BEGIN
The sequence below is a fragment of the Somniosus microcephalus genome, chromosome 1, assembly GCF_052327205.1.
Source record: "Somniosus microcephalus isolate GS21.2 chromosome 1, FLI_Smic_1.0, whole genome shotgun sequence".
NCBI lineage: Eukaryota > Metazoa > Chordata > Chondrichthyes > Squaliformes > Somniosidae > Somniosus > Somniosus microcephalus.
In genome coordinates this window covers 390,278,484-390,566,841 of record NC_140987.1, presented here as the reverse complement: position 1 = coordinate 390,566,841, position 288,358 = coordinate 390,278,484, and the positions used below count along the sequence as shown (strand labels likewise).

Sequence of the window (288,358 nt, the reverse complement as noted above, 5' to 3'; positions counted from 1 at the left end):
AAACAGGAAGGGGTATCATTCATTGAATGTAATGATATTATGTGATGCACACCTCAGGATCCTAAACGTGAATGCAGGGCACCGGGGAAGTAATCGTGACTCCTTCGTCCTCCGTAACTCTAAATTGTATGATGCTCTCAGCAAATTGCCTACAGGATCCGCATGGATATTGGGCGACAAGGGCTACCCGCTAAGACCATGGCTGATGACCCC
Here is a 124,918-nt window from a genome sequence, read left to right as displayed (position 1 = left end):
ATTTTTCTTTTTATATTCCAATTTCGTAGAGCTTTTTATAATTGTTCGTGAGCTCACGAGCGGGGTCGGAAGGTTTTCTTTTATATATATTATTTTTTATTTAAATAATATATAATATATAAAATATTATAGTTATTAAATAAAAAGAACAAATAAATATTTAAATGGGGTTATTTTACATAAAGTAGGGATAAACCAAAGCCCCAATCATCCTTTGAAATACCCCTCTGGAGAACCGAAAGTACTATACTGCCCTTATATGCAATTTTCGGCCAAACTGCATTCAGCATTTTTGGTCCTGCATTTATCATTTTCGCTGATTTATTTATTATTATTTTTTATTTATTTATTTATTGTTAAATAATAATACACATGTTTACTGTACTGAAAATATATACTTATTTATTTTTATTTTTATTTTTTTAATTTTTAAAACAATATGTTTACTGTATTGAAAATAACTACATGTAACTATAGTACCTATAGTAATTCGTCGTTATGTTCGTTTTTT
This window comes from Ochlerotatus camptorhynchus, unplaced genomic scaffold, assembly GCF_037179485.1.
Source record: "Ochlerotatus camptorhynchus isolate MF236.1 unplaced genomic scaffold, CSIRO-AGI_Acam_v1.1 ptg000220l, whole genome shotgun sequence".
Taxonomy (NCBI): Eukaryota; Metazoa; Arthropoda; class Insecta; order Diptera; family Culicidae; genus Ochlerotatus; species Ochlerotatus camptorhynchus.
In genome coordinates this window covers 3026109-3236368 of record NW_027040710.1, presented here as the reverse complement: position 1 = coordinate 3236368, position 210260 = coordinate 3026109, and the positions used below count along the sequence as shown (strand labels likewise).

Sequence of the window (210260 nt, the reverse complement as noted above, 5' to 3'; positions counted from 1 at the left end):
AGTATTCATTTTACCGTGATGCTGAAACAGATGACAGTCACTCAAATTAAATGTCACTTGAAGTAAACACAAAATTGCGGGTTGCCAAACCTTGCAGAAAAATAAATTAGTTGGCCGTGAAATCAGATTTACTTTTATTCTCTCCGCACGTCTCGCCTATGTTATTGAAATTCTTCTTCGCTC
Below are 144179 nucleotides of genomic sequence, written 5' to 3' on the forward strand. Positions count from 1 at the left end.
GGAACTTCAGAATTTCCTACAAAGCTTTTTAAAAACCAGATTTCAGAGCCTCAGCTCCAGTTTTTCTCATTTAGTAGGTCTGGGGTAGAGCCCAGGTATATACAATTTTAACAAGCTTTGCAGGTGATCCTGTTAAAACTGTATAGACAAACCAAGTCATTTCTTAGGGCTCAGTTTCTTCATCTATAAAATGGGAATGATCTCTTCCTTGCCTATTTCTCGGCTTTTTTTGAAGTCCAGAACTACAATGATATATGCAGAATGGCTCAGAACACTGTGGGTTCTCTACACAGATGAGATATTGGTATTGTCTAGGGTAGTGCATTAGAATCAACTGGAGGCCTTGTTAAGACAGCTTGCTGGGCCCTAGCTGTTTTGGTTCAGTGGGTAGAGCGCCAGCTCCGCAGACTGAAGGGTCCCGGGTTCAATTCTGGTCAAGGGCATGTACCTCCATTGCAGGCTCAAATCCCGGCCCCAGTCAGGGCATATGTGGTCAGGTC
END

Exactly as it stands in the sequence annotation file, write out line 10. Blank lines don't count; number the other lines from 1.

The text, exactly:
Source record: "Ochlerotatus camptorhynchus isolate MF236.1 unplaced genomic scaffold, CSIRO-AGI_Acam_v1.1 ptg000220l, whole genome shotgun sequence".